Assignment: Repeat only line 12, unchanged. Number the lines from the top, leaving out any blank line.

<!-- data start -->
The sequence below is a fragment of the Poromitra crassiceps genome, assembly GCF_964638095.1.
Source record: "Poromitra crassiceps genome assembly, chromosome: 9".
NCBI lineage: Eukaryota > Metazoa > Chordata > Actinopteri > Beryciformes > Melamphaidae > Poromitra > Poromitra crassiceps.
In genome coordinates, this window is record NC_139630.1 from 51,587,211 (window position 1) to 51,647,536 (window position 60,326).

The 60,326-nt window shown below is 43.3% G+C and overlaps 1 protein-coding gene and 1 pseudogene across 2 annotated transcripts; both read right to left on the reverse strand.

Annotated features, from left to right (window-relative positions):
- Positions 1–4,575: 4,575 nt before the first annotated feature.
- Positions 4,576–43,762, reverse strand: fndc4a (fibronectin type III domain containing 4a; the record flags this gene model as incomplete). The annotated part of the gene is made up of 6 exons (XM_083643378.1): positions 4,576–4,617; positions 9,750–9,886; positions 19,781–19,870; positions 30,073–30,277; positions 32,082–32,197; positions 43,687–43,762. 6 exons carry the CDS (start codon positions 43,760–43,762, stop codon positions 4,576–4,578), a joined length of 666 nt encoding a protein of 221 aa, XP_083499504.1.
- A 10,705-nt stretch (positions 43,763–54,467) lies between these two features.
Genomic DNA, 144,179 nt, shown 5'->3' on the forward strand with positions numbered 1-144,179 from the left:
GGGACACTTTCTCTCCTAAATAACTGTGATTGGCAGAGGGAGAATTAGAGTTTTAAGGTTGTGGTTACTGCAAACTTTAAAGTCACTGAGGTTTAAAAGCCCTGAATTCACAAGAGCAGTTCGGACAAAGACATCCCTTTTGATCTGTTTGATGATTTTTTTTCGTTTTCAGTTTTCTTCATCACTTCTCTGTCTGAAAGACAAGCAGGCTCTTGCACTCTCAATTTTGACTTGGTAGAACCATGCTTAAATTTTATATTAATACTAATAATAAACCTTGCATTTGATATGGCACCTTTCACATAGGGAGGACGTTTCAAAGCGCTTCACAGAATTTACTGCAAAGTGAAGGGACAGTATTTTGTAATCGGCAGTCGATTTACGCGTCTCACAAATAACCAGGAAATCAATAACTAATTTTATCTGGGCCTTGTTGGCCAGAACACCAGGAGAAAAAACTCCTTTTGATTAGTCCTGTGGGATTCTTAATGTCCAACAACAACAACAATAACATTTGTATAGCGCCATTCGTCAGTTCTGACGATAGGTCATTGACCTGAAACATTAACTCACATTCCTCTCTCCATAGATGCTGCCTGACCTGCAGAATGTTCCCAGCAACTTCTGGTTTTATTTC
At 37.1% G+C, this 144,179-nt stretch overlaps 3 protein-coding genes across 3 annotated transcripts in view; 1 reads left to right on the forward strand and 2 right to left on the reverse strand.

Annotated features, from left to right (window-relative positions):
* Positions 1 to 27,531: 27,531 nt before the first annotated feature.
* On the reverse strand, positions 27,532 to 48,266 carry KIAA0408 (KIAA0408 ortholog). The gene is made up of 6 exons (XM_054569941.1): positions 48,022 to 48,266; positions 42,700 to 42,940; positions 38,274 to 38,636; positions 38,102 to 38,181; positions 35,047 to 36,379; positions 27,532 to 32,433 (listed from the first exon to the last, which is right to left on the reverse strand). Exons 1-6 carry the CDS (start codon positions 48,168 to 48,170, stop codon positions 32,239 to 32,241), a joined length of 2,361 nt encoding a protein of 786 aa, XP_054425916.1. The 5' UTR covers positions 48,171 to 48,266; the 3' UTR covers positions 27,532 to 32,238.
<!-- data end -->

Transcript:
At 37.1% G+C, this 144,179-nt stretch overlaps 3 protein-coding genes across 3 annotated transcripts in view; 1 reads left to right on the forward strand and 2 right to left on the reverse strand.